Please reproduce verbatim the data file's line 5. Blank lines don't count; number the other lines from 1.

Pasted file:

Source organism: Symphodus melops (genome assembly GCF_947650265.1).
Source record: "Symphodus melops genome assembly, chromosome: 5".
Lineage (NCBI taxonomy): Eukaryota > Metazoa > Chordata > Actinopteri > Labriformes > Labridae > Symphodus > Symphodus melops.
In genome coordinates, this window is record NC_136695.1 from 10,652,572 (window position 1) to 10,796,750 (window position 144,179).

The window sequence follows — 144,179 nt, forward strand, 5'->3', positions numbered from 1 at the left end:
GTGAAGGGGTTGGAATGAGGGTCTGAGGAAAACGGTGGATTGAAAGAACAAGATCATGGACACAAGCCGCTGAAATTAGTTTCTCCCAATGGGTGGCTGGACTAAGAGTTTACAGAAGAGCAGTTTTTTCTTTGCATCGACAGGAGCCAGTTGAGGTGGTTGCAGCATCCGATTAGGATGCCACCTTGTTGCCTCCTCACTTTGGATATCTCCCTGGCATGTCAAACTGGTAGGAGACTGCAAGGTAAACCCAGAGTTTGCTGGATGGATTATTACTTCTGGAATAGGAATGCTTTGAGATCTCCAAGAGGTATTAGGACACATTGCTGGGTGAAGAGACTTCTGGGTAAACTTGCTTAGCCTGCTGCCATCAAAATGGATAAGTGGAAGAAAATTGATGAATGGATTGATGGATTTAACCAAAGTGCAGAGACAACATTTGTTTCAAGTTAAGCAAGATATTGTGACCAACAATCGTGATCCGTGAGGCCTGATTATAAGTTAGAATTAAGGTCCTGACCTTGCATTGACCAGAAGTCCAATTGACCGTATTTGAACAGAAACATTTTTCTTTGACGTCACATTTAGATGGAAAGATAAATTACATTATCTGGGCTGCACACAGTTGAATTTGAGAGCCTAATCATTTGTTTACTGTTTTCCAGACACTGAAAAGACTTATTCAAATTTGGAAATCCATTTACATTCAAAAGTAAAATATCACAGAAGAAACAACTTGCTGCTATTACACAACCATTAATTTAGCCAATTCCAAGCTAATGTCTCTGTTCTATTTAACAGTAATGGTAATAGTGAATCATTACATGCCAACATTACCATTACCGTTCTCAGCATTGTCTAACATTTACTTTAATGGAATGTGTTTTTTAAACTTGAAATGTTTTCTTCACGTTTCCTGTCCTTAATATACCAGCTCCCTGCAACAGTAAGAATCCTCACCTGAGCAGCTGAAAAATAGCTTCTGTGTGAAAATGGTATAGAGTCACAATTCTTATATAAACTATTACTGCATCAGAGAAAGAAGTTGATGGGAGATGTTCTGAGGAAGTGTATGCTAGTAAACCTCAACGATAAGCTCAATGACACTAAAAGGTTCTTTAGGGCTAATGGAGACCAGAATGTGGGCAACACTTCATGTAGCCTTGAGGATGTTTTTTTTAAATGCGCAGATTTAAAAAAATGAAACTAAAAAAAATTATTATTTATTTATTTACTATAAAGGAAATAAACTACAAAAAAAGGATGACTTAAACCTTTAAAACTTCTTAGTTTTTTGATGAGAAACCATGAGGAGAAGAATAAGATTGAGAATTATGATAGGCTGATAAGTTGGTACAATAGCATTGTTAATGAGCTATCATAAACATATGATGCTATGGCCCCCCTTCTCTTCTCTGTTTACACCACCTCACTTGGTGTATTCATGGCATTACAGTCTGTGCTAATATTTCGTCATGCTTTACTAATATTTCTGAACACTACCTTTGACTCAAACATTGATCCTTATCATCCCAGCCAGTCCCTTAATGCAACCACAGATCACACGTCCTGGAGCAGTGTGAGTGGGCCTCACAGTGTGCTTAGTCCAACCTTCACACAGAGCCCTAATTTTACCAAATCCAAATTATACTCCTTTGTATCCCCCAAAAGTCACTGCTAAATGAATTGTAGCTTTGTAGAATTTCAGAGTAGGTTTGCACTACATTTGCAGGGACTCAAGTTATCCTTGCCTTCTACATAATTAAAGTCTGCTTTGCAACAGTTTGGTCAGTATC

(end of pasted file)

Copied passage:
The window sequence follows — 144,179 nt, forward strand, 5'->3', positions numbered from 1 at the left end: